One area of the exhibition is designated for the display of contextual materials about the artist’s process, and about the aesthetic, perceptual and cognitive transactions that occur at various levels of engagement with the work–in particular panels, across grids, and across the body of work between viewer and work (or viewer and artist). It is a visual information lab where questions and curiosities that are piqued within the exhibition can be developed, leading viewers to engage further with the work.

An iPad app was developed that allows viewers to alter the grid PICTURE IT, and submit their configurations to the artist and curator. The iPad connects to a projector for other viewers to witness the arrangement process in the gallery. All submissions are submitted to a public running Tumblr feed and at intervals an arrangement is selected to be configured on the gallery wall. 

Ellmann often makes associations to images or memories from her childhood and travels once a work is done. Laminated photo cards of images, either from the artist’s files or open-sourced, that have multiple relationships to the abstraction occurring within the body of work, will be hung on the gallery wall for viewers to use as they wish. For instance, they might carry a card out to the painting installations, and consider the ways an idea or image can reappear and what its morphology might indicate.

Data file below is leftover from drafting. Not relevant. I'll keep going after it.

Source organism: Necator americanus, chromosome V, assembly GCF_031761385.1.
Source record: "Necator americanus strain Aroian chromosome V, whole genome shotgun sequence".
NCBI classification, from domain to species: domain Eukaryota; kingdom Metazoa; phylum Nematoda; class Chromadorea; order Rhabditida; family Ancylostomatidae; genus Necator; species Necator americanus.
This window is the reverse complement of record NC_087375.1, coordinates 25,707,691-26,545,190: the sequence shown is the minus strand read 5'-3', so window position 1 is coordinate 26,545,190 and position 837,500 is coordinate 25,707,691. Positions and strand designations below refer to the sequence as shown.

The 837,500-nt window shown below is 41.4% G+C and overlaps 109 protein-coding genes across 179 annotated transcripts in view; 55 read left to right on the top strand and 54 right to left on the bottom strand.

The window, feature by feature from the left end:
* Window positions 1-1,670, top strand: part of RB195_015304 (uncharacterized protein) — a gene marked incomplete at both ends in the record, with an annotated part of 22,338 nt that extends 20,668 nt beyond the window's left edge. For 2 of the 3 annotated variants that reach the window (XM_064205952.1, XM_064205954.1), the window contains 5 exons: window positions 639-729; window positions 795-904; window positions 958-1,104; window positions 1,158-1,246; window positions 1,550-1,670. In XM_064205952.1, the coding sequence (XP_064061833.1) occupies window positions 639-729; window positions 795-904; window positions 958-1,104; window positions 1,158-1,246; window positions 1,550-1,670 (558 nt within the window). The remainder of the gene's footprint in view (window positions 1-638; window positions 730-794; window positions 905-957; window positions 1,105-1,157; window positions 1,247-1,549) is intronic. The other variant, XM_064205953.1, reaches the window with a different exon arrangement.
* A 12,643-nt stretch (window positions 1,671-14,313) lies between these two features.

In order to impart a sense of the material process, a number of elements have been included in the lab, namely: encaustic texture panels that will be available for visitors to touch, a case of tools of the types Ellmann uses to create such textures, a case of paint bricks, which convey that the solid medium undergoes an alchemical process to become a painting, and finally a short film which further suggests the solid-liquid-solid cycle of encaustic, as well as the ways some of the tools are utilized to produce texture.

 Also among the lab’s components is a large format photo of the view outside the artist’s studio. While Ellmann does not normally “paint from” her view, she considers her work to be a response to place, and has noticed that changes in frequented geography indirectly influence her forms.

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